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Sarasota Wednesday, Dec. 17, 2014 7 years ago

Our View | Learn from others' models

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Michael Klauber, longtime Sarasota restaurant entrepreneur and now chairman of Visit Sarasota, probably knows firsthand now what it means “to herd cats.”

As chair of Visit Sarasota, Klauber also landed in the chairman’s role for the group, Bayfront 20:20. That’s the coalition of about 20 neighborhood, arts, cultural and business organizations considered stakeholders in the future development of the 42 public acres surrounding the Van Wezel Performing Arts Center.

Over the past six months, at the behest of the Sarasota City Commission, Klauber and Visit Sarasota President Virginia Haley have been herding all these cats (and their hundreds of members) into discussions about what everyone envisions that property to be for, say, the next 50 years.

Yes, talk about herding cats. One of the consultants helping in this effort said Monday at a Bayfront 20:20 meeting she had 200 pages of public comments on what Sarasotans want on those 42 acres.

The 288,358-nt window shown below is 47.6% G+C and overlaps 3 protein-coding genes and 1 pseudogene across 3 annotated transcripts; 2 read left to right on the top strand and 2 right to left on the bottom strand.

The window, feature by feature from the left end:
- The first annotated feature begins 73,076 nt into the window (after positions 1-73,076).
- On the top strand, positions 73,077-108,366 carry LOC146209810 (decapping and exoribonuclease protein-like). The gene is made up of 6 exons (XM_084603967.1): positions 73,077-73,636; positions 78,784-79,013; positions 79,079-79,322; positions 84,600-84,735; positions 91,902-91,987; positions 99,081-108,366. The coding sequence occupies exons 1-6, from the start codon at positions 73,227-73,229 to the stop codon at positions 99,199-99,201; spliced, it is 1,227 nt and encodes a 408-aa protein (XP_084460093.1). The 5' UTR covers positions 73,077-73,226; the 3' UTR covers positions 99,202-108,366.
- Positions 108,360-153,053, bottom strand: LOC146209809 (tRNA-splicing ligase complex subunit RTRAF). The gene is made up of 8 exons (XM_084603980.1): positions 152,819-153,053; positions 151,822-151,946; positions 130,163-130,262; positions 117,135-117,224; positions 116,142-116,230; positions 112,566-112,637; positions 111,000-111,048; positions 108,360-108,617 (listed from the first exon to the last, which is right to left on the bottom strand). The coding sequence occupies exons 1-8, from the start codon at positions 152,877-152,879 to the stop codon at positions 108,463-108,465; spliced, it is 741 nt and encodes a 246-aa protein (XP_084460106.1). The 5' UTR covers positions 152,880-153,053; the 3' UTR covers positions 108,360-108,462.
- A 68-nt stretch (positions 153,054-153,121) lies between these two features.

Everyone has an opinion.

And to think Klauber and Haley can pull together a “consensus” — a consensus of how many …52,000 residents of the city of Sarasota? — is like catching the wind.

Indeed, all this makes us think of the movie “Groundhog Day.” This process has played in every community in America when it comes to deciding what to do with prime public real estate. On Longboat Key, for instance, the Town Commission has wrestled for years with how to redevelop its Bayfront Park and is now tackling how to create a town center.

Up the road in St. Petersburg, the City Council unveiled Monday eight prospective designs for a new St. Petersburg Pier, its iconic but outdated upside-down pyramid on the bayfront.

When we read the commentary of Tampa Bay Times columnist John Romano on that city’s pier process, it read as if he were writing the story of the inevitable future in Sarasota (see box at right).

If there is agreement among the Bayfront 20:20 stakeholders, it’s probably the first of six principles the group believes are crucial to the foundation of a master plan. In its latest iteration, it states:

“Sarasota’s Bayfront will be an iconic, public destination that welcomes the diversity of the Sarasota region and serves as a venue for multi-generational, inter-neighborhood, broadbased enjoyment of two of our city’s great strengths, our cultural institutions and our natural environment on Sarasota Bay.”